Ian Marshall

Getting Started with HTML and CSS

Lesson 6: Listen to the Content

From lesson 3: The HTML Document we know all of your content must go in the <body>. But what content should go in a <header> or <main> or <footer>? Well, it's up to you. Sometimes, however, your content will tell you where it belongs if you hold it up to your ear.



Images free from Pixabay

Mr. Scissorhands has hired you to make his website with the above content. First, we need to determine what we might consider to be a "headline," as well as their order of importance compared to one another.

Let's consider his name to be the primary headline, his job title to be a secondary headline, his expertise as tertiary headlines, and his contact as a quaternary headline. That gives us the following HTML:



This assignment of headline importance is open to debate. Some may consider the contact to be of higher importance than the expertise, for example. There aren't any truly right answers other than what you "hear" from the content itself. Nevertheless, you do have to make a decision and just go with it.

Next, let's deal with the lists. The first list of hedge types seems like an ordinary list. If we expect bullet points instead of line numbers we should use an unordered list and list items, like so:



The second list, however, is not ordinary. Each item is a pairing of an image of topiary with text, which sounds a lot like an image gallery. For these items, it makes sense to use <figure> elements with nested <img> and <figcaption> elements:



Now all content is in an appropriate HTML element. But we still haven't divided these elements into larger containers. That's not always necessary; it depends on the content, of course. But here, if you hold the content up to your ear, more containers are being called for.



Are we done? Maybe. The <main> content looks kind of long. (For real websites, the <main> content is often lots longer, but bear with me.) We may, should we want, break up the <main> content into identifiable sections:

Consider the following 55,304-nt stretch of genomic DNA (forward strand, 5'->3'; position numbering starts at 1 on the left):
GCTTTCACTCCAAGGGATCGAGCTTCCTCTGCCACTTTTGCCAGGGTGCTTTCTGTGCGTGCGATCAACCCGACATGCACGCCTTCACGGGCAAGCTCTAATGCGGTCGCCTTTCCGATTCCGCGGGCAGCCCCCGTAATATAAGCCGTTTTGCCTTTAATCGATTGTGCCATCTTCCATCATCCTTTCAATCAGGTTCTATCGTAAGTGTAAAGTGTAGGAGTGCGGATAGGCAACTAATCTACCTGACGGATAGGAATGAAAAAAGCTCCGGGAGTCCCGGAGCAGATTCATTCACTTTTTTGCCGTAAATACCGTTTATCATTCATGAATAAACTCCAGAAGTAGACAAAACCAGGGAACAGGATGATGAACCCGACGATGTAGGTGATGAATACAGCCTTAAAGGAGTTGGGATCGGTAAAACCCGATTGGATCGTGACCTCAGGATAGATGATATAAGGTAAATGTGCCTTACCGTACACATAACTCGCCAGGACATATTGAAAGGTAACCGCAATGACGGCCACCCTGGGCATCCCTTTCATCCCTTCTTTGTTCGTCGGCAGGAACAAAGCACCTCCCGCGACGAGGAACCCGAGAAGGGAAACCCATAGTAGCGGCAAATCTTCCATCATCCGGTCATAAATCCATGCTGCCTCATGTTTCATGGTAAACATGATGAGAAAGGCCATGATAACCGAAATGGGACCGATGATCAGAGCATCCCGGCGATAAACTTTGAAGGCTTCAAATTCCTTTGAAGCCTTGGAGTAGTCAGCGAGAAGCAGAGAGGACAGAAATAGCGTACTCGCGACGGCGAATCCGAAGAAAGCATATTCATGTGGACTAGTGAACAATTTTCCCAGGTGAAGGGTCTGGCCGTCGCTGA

We don't want to go too crazy with nesting elements, and these <section> containers aren't strictly necessary. Nesting too deeply will slow down the page load time and possibly release the Balrog. So keep your HTML as shallow as possible. What we have above is a perfectly acceptable depth.

The <section> elements each have a new attribute, class. This is a user-defined name, one that can semantically differentiate one section from another. The values I provided, hedge_species, gallery, and added_benefits are completely made up and have no real meaning other than to inform human readers. class attributes can be used with any HTML element, but use them sparingly. Excessive class attributes or attribute values will clutter the HTML and hamper readability. Keep your HTML as simple as possible.

We've already discussed the importance of keeping your HTML semantic, for readability purposes—both by humans and by machines. But it's time we put these ideas into a best-practices box:

Keep your HTML simple, shallow, and semantic.

Once the HTML is well formatted, then you can start adding the CSS. Our content currently looks like this:

Images free from Pixabay